From July to mid-September a FIFA inspection team visited the eleven countries involved in the nine bids to host either the 2018 or 2022 World Cup Finals. For some, criss-crossing the globe at others expense may sound exotic and appealing.
However, the six-man inspection team probably sat through more deadly boring presentations, met more mealy-mouthed politicians, suffered through more scrimmages involving fresh-faced boys and girls in replica shirts and were expected to smile on-demand at more photo-ops than any right-minded person should have to undergo in ten lifetimes.
The conclusion of each visit left each bidder publicly buoyed with the inspectors media statements and served to reaffirm their long stated believe that come December 2 their country will be one of the two winning bids.
But the vote on December 2 will not be influenced by the inspectors’ visits or by their report to be tabled later this month. The official rationale for the inspections was to review each of the bidding countries facilities (stadiums and others such as the IBC), the transportation hubs, the inventory of hotel rooms and other key factors of the respective bids.
In some cases (Russia for example) stadiums will be built from scratch which made it impossible to visit many of the proposed facilities. On the other hand, it made it much easier to fulfill the FIFA mandate of assessing of each bid within a window of 72 hours.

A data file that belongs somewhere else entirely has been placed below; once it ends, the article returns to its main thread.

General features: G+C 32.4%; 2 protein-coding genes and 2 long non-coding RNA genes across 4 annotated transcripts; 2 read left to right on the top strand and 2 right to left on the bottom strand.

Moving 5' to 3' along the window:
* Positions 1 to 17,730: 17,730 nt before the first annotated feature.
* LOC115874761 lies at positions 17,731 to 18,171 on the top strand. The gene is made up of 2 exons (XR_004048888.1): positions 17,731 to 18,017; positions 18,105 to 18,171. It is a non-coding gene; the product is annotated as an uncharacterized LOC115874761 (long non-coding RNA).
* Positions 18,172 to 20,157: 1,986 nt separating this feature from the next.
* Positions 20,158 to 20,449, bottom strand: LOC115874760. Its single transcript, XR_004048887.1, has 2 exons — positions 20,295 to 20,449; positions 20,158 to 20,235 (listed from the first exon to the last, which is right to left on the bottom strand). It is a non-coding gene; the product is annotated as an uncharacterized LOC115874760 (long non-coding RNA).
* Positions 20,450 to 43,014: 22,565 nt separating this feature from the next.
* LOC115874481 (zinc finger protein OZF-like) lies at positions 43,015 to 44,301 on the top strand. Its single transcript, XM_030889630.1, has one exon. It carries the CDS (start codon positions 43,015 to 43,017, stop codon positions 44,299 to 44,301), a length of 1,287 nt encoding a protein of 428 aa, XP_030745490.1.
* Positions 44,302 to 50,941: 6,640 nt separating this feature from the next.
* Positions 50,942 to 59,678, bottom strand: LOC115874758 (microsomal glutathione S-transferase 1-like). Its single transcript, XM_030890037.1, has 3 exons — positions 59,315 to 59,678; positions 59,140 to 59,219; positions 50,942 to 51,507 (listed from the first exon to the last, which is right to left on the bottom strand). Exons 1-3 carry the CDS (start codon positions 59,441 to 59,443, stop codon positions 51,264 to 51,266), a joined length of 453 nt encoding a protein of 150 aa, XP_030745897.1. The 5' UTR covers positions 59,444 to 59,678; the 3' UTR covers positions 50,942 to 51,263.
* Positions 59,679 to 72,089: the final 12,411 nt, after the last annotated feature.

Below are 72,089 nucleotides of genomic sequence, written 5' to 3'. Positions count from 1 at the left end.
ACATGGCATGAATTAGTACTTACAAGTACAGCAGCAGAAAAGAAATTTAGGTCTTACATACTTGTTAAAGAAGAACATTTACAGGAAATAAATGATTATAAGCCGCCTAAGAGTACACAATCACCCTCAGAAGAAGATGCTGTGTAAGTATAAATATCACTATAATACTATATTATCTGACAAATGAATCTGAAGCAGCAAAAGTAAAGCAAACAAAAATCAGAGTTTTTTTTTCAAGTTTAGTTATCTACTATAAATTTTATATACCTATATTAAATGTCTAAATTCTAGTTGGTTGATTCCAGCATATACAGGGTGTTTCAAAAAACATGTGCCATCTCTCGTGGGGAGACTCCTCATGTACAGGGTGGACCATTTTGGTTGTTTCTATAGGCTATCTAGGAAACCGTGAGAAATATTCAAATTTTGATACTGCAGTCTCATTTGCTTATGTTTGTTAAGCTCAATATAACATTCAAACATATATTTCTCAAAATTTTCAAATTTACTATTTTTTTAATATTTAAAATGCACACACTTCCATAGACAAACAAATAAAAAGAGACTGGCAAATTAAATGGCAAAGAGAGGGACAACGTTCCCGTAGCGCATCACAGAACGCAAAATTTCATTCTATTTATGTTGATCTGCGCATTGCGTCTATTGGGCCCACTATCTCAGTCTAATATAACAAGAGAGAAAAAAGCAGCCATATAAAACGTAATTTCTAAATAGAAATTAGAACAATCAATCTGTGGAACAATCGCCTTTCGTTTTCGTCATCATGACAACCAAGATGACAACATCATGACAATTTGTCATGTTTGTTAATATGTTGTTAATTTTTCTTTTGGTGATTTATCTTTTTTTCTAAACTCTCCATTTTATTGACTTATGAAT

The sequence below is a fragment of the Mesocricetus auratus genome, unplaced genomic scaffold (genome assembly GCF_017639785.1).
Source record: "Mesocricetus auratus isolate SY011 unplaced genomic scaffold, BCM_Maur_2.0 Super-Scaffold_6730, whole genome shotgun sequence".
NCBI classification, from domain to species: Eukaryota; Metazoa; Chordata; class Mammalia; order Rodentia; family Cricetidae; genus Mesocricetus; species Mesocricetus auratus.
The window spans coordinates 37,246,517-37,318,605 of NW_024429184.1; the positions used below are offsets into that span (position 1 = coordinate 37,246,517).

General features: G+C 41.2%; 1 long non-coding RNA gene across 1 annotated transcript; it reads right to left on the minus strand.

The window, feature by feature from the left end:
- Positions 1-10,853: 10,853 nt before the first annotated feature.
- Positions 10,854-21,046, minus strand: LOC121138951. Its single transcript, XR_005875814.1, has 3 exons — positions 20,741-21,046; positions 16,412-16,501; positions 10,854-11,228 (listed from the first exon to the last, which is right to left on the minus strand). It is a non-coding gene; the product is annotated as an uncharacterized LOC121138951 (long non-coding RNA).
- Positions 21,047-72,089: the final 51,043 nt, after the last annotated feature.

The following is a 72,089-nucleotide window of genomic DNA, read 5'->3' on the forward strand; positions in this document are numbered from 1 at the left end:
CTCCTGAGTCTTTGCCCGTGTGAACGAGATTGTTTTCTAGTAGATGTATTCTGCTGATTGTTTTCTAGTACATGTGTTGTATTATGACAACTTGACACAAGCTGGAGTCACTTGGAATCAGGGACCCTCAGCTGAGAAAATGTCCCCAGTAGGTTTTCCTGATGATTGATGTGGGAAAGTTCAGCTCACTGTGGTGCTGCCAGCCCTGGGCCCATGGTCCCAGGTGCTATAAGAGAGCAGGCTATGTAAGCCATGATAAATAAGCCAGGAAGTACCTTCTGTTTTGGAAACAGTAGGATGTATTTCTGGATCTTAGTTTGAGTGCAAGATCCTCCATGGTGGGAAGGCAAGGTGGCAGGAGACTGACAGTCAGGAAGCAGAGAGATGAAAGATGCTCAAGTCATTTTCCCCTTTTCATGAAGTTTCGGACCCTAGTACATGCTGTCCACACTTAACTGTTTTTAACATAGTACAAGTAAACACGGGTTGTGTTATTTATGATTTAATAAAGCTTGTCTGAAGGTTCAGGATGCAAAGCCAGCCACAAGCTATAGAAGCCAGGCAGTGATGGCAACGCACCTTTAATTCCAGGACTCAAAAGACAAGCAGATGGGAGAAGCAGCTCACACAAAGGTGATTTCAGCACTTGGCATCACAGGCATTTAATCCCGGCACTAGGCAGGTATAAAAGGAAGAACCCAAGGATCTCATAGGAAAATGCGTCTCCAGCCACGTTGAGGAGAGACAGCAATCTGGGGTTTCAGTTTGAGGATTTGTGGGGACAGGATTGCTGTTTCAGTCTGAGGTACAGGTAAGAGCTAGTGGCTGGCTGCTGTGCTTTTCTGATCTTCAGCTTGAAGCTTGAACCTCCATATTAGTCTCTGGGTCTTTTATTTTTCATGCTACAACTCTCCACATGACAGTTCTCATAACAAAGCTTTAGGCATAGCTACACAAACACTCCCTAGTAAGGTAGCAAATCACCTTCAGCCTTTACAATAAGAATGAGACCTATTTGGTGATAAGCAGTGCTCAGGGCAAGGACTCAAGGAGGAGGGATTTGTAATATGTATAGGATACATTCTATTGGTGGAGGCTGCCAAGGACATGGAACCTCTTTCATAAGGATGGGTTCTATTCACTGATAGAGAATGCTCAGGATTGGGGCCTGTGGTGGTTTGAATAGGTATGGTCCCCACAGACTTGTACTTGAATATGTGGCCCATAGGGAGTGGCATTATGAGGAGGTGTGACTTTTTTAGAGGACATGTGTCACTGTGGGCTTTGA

Frankly if the six man inspection group, comprising Chair Harold Mayne-Nicholls, Danny Jordaan, Jürgen Müller, Wolfgang Eichler, David Fowler and Julio Avellar, were able to undertake a complete and thorough review of each bid based on a three day visit then bringing global peace and harmony should be doable over a long-weekend. The process is all window dressing.
FIFA sent this group to each of the bid countries because it is expected – not because it plays a critical role in the final decision. As long as the bids have fulfilled the core FIFA requirements in terms of no deficit responsibility flowing to the international body, protection of FIFA World Cup sponsors and lavish hospitality being offered to the FIFA Family all bids can expect to be given a green light.
In order to maintain some semblance of critical review each bid will have a number of small but basically meaningless negatives just to keep everyone on their toes until decision-day in December.
It is in FIFA’s interest to keep all the bidders on tenterhooks right to the end – that way desperate bidders will be more willing to cut deals or be made to realize that they owe certain power brokers within the FIFA Executive favors – markers that will be called down the road.
The FIFA inspection plays no part in the final vote – no one in the six-man group who racked up massive air miles from July to September has any final influence whatsoever.
It comes down to the votes of the 24-man FIFA Executive and something as inconsequential as an inspection report is not going to override the politics of international sport at the highest level.
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